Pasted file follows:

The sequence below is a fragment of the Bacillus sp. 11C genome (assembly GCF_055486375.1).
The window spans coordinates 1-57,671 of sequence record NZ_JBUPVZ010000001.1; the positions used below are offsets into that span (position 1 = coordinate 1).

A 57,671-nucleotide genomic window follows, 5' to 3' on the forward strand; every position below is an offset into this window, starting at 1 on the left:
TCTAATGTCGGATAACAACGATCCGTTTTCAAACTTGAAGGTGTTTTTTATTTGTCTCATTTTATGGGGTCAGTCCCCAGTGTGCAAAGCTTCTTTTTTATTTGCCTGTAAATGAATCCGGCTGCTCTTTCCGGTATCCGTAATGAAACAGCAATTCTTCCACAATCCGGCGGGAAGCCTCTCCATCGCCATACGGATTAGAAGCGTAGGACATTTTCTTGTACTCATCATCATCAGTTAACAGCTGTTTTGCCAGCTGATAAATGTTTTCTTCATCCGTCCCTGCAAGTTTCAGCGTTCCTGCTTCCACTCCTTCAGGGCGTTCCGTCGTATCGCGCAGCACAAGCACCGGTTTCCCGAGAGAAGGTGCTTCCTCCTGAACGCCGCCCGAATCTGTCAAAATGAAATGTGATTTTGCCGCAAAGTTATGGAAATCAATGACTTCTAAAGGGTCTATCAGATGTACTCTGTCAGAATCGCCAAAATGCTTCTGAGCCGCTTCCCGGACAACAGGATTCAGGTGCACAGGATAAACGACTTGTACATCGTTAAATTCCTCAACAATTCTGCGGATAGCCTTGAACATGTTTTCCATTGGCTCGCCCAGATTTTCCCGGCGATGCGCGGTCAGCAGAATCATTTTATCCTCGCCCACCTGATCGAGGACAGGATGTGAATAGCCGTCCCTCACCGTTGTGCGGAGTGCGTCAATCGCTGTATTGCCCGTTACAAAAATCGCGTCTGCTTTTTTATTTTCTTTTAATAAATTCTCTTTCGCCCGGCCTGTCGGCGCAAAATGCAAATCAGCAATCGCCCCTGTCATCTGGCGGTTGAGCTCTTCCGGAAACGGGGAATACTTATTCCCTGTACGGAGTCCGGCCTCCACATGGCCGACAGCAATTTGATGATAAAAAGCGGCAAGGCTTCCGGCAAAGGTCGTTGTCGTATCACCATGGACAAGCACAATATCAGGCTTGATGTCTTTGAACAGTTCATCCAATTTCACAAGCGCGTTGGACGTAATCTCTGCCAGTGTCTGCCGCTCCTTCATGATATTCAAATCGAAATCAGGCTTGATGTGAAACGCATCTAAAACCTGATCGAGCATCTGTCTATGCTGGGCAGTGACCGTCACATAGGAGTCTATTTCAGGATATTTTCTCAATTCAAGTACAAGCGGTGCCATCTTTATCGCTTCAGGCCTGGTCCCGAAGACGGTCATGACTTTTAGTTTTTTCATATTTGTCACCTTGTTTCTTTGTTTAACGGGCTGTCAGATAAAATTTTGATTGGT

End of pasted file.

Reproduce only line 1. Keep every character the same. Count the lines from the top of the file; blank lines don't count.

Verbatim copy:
The sequence below is a fragment of the Bacillus sp. 11C genome (assembly GCF_055486375.1).